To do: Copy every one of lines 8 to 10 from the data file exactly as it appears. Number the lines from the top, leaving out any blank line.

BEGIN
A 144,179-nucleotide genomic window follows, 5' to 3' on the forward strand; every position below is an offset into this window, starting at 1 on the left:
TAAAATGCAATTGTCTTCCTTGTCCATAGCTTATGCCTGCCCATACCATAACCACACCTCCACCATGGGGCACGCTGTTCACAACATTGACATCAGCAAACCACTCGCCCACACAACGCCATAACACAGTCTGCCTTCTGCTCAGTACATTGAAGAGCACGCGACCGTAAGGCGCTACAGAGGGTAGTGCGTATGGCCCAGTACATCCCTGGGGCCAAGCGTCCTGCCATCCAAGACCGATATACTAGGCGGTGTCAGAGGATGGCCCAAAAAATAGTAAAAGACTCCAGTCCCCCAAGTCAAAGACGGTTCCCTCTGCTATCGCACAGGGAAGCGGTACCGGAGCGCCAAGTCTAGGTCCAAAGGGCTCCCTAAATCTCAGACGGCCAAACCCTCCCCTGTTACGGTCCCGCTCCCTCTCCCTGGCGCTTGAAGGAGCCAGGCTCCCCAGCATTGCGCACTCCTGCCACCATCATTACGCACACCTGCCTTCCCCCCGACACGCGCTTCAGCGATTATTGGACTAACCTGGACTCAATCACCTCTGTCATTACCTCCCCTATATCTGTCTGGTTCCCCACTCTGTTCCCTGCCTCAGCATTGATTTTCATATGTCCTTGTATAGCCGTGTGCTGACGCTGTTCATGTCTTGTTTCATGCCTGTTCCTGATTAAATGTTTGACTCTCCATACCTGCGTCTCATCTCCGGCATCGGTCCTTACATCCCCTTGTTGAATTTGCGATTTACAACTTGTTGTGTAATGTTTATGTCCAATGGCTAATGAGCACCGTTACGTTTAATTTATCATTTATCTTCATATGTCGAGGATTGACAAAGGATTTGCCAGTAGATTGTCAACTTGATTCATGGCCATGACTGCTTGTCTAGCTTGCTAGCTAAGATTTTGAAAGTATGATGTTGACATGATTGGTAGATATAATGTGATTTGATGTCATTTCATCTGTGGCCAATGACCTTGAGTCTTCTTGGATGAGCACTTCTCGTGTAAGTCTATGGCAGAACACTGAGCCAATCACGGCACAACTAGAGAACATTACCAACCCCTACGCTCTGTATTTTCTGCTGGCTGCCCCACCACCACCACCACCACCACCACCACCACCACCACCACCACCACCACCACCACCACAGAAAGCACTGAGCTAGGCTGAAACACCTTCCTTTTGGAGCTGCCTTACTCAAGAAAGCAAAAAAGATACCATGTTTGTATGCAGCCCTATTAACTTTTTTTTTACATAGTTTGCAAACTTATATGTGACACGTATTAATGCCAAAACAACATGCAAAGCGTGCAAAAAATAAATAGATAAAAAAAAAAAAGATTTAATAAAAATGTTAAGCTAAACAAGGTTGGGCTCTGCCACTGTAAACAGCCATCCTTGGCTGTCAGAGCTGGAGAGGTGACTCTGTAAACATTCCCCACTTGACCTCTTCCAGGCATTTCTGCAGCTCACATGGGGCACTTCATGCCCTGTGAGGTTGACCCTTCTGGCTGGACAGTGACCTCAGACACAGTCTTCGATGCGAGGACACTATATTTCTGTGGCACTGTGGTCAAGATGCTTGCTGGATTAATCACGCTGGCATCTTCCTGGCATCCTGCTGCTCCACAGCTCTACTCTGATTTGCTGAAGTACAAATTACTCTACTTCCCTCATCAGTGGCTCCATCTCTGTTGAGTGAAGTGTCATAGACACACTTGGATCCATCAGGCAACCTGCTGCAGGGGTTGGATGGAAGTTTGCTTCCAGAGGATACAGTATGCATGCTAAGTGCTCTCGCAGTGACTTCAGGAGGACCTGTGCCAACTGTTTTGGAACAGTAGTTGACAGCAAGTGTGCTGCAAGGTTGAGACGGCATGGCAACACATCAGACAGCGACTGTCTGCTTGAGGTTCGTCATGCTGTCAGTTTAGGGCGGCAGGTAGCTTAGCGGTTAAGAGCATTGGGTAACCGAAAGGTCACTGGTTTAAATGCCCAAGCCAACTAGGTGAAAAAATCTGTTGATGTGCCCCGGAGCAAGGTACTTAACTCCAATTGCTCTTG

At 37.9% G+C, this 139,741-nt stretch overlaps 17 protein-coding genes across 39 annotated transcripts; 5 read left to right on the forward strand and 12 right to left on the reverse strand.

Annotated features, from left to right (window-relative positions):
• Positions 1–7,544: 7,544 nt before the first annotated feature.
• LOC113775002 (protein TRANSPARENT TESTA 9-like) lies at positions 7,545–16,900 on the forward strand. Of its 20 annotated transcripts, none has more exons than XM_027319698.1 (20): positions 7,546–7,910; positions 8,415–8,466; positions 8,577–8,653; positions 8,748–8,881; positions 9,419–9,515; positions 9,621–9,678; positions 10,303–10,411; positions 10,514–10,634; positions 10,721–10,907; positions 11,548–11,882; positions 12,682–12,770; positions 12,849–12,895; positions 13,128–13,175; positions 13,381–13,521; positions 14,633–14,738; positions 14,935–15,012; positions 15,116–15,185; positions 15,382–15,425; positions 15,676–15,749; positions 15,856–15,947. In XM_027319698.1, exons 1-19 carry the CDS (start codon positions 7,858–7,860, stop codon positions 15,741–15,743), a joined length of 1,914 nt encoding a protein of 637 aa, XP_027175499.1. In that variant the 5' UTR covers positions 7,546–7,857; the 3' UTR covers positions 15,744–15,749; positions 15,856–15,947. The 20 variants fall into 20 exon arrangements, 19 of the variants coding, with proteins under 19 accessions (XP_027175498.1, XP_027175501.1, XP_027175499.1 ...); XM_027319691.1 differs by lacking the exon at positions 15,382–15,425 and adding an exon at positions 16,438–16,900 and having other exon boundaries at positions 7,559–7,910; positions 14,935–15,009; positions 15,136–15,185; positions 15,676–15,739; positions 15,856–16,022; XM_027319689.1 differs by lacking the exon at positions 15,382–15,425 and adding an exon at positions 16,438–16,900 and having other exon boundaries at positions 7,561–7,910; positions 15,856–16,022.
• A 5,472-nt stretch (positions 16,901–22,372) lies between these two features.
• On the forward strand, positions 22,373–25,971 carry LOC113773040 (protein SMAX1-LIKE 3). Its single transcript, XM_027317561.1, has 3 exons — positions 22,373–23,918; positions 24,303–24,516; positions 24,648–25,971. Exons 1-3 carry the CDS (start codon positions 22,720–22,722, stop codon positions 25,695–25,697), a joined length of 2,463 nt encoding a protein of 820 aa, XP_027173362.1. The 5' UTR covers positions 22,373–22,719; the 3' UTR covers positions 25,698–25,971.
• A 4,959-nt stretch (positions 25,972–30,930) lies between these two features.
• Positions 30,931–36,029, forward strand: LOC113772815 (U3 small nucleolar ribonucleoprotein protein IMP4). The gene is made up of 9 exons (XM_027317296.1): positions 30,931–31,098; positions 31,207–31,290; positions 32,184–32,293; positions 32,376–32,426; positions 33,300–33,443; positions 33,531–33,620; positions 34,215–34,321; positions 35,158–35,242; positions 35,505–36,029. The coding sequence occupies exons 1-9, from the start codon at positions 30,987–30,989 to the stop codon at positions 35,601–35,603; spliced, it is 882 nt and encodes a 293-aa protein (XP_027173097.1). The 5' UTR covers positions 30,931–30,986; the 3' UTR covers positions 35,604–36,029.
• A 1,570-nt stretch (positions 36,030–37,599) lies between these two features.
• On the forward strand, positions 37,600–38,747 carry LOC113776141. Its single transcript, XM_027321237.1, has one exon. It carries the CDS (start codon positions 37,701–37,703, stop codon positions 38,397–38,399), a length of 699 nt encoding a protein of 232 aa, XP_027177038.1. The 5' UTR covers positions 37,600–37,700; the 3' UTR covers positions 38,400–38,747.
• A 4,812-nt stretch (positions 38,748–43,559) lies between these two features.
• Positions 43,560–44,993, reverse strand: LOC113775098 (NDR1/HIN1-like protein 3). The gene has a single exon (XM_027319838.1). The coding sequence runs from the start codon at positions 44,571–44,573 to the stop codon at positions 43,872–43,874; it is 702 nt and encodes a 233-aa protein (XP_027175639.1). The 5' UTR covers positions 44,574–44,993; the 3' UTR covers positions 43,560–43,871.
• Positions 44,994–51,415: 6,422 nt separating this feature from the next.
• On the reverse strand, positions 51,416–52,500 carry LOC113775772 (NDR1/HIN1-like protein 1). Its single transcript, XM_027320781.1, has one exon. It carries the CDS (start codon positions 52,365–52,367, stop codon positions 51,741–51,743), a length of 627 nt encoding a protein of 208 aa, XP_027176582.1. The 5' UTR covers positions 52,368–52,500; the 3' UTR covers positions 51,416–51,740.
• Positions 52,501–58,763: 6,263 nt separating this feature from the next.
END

• On the forward strand, positions 22,373–25,971 carry LOC113773040 (protein SMAX1-LIKE 3). Its single transcript, XM_027317561.1, has 3 exons — positions 22,373–23,918; positions 24,303–24,516; positions 24,648–25,971. Exons 1-3 carry the CDS (start codon positions 22,720–22,722, stop codon positions 25,695–25,697), a joined length of 2,463 nt encoding a protein of 820 aa, XP_027173362.1. The 5' UTR covers positions 22,373–22,719; the 3' UTR covers positions 25,698–25,971.
• A 4,959-nt stretch (positions 25,972–30,930) lies between these two features.
• Positions 30,931–36,029, forward strand: LOC113772815 (U3 small nucleolar ribonucleoprotein protein IMP4). The gene is made up of 9 exons (XM_027317296.1): positions 30,931–31,098; positions 31,207–31,290; positions 32,184–32,293; positions 32,376–32,426; positions 33,300–33,443; positions 33,531–33,620; positions 34,215–34,321; positions 35,158–35,242; positions 35,505–36,029. The coding sequence occupies exons 1-9, from the start codon at positions 30,987–30,989 to the stop codon at positions 35,601–35,603; spliced, it is 882 nt and encodes a 293-aa protein (XP_027173097.1). The 5' UTR covers positions 30,931–30,986; the 3' UTR covers positions 35,604–36,029.